UTC and qualified as "fair" (good) in SSB, in spite of a
strong field strength estimated at S7.5. The MUF is predicted at 13.7 MHz. This
is the first application to provide a posteriori a valuable estimation.
(below left) the MUF ≤ 20 m or 14 MHz over Scandinavia. According to DXAtlas
(below center), that uses real-time ionosonde data, the MUF is at 17.300 MHz over
Bodo (mid of Norway). At last, for its companion, Ham
CAP (below right) the SNR in LA is 42 dB, strong too.
these predictions with real QSOs, I noticed that contacts were possible with all european countries from EA to LA with signals up to
S-9, even on 28.5 MHz. On 20 m my reports from LA were indeed S9+, some S-units
better than predicted.
left to right, screen dumps from GeoAlert-Extreme
Wizard, DXAtlas (with
Ham CAP et IonoProbe), and Ham
CAP (stand-alone) for a short circuit of 2000 km between Belgium and Norway, on August 8,
2004 at 12:00 UTC.
Generally speaking we can say that upper bands were close for DXing. But not
entirely. Circuits to Spain or Norway for example shown a good S/N ratio over 50 dB.
But predictions estimated the BUF limited to 10
MHz at noon and the MUF oscillating between 13 and... 17 MHz.
I had to trust these predictions, theoretically I might work those countries up to 30, maybe 20m,
but not higher. However, in the field there was some activity on 17, 15 and still more on
the 10-m band where they were amateurs from EA and LA. Of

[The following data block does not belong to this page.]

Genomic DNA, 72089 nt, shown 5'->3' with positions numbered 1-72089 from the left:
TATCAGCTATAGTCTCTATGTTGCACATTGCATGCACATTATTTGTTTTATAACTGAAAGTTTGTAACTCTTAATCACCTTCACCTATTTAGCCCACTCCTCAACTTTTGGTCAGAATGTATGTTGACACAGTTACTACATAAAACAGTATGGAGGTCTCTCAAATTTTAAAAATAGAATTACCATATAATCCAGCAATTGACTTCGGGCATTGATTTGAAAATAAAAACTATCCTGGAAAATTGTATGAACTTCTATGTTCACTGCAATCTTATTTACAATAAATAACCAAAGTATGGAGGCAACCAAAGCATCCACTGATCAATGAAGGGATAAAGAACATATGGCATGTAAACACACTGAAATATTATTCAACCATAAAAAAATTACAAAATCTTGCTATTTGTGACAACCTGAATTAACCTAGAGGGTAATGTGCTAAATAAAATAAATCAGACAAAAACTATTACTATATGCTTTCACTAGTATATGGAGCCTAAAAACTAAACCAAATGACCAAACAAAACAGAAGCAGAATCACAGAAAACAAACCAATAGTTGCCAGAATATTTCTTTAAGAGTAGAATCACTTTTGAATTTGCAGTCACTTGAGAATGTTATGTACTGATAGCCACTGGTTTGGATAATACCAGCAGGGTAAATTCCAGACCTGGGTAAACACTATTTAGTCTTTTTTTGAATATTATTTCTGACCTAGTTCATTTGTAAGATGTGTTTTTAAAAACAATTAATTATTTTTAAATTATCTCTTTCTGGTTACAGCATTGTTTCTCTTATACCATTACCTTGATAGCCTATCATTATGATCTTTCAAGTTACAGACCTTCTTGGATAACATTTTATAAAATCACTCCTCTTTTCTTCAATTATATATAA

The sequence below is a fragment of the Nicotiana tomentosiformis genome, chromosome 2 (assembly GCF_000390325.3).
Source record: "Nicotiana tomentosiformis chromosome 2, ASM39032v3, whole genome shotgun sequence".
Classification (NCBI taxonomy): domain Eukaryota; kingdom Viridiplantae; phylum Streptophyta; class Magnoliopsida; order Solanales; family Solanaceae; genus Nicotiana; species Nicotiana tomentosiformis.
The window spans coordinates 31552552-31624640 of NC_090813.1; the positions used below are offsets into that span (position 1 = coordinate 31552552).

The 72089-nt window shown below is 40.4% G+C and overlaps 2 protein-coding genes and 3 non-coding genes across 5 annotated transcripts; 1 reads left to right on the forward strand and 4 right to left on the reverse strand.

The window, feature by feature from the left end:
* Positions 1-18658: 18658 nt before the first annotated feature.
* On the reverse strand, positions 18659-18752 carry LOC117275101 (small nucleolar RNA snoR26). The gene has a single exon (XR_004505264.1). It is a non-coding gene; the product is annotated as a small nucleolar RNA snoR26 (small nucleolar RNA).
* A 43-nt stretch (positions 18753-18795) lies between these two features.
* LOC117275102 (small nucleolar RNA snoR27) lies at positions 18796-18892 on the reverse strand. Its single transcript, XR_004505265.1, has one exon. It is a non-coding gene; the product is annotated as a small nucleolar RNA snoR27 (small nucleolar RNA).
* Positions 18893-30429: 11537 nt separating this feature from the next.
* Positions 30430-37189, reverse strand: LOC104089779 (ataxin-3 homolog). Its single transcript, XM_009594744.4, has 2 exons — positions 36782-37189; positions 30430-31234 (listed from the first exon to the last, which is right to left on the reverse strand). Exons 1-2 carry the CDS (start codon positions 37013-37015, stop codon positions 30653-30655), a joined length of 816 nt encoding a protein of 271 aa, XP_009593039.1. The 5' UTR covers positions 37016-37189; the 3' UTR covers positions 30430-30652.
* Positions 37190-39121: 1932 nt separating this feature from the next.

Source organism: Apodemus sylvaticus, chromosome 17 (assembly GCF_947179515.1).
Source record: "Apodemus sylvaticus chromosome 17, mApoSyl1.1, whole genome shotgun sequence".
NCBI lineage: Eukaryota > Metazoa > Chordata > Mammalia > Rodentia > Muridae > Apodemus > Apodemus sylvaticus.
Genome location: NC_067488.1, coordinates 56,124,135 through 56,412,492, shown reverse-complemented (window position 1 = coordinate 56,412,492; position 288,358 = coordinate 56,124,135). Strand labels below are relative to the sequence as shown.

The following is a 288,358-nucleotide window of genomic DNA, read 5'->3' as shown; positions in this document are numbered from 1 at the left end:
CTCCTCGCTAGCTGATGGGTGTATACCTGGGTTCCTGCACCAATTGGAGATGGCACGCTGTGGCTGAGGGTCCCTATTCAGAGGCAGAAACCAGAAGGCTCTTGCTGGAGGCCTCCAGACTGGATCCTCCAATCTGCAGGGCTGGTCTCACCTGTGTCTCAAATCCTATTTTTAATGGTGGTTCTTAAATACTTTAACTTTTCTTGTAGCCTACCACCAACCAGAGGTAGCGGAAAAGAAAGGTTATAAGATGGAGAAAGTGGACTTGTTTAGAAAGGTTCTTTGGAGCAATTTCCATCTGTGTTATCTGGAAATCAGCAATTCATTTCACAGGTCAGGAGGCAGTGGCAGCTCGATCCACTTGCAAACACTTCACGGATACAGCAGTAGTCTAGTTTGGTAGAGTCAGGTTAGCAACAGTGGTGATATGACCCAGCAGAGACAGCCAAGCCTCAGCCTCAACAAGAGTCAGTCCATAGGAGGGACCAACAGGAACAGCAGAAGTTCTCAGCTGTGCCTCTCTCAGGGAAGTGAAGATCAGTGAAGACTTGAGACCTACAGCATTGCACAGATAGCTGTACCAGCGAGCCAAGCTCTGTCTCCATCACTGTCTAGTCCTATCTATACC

course the 10-m band was not crowded and only a handful
amateurs were on the air. And for DX stations upper bands were
indeed closed excepting a good opening to South Africa and Madagascar forecasted
by some applications.
Reliability must thus be used with care,
and preferably in addition to other estimations of the ionospheric status and
field strength (MUF, BUF, SNR, SNRxx, dBW, dB>mV, etc).
analysis is thus a perfect example of the art to
not always trust in charts or, if you like, to interpret them
correctly when they use statistical data instead of real-time data...
of power gain
As we told previously, amateur transmitters show an output power in a ±10 to 20 dB range (10-100-1000 W PEP).
A good propagation program should be able to show the effect of power gain on
the area coverage, and hopefully most recent programs take it into account. Chart
and maps show those
sensitivities over a ±10 dB range by using either a false-color pattern that
highlights the increasing in coverage or simply put in light a larger area on the
worldmap as shown below.
Like on the air, the increasing (or decreasing) in
signal strength is more perceptible on the weakest signals. The WinCAP